European Vega rocket successfully returns to flight after a year-long hiatus

After numerous delays, the rocket finally took to the

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Those options have their benefits and their drawbacks. “If you have a bigger vehicle that has a lot of space, which will allow you to have good pricing, you have to pack a lot of satellites in there and you have to send everybody to the same orbit, which doesn’t give you much flexibility if you want to go to a different altitude, for example,” Guillen says. “At the same time, if you’re too little, if it is on a dedicated flight, it could be very expensive.

Future launches could include an even more varied payload. “Our dispenser is unique because it is very flexible, and you can adapt to different missions,” Stella Guillen, vice president of sales and marketing for Arianespace, tells The Verge. “You can carry different sizes of satellites from [standardized] CubeSats to micro-satellites.

The company’s other vehicle is the Ariane 5, soon to be upgraded to the Ariane 6, which is used to launch much heavier missions to higher orbits. “I think together the two new launch vehicles in Vega-C and the Ariane 6 complement each other very well so that we can basically launch any size to any orbit at any time,” says Guillen. “I think it’s a very, very unique situation for us.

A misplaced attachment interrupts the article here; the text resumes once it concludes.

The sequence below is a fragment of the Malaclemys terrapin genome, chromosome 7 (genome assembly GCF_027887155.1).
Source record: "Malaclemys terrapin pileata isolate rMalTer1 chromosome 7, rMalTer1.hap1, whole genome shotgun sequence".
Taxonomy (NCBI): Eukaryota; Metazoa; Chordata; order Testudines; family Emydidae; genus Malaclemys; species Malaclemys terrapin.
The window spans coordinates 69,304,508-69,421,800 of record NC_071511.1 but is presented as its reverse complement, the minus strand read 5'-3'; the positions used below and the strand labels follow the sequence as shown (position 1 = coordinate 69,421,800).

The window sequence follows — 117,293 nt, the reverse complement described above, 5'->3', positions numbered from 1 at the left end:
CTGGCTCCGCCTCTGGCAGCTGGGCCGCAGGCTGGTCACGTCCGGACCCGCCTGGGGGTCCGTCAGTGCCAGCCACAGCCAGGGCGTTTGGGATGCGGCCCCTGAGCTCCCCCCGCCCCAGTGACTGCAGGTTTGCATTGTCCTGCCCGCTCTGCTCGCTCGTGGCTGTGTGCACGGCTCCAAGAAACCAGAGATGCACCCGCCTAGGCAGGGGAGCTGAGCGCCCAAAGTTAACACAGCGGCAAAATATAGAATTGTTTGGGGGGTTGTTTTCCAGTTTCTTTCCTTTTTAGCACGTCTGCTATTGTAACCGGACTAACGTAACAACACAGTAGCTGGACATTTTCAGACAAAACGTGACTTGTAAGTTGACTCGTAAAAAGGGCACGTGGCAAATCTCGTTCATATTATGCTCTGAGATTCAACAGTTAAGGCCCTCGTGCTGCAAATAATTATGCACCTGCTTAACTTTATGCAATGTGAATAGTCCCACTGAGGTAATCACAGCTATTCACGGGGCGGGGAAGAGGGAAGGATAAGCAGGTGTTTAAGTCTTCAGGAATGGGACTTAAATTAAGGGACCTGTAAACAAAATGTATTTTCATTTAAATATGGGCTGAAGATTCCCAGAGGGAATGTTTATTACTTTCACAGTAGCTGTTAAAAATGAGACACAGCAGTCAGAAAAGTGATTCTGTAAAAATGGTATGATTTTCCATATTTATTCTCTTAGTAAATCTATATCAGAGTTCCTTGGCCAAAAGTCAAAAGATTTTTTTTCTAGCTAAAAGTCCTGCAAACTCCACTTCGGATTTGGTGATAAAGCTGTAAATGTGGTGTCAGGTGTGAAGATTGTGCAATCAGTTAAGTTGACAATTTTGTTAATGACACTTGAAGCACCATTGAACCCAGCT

Late Wednesday night, European launch provider Arianespace successfully launched its Vega rocket from French Guiana, the vehicle’s first flight in more than a year.

She also says that a future, more powerful version of Vega, called Vega-C, will be able to do some boost maneuvers in flight, allowing the vehicle to drop satellites off at different orbits if necessary.

The flight’s main goal was to demonstrate a new, unique launch dispenser designed by the European Space Agency and Avio, capable of deploying multiple types of satellites while on one trip to space.

There are multiple ways to get tiny satellites into space right now, either by hitching rides on much larger rockets such as SpaceX’s Falcon 9 or ULA’s Atlas V — or by launching on a dedicated small rocket like Rocket Lab’s Electron.

Ultimately, Arianespace hopes to fly full ride-share missions like the Vega launch a couple of times each year.

Now that Vega is flying again, Arianespace hopes that the rocket will become something of a Goldilocks ride-share option for small satellite operators.

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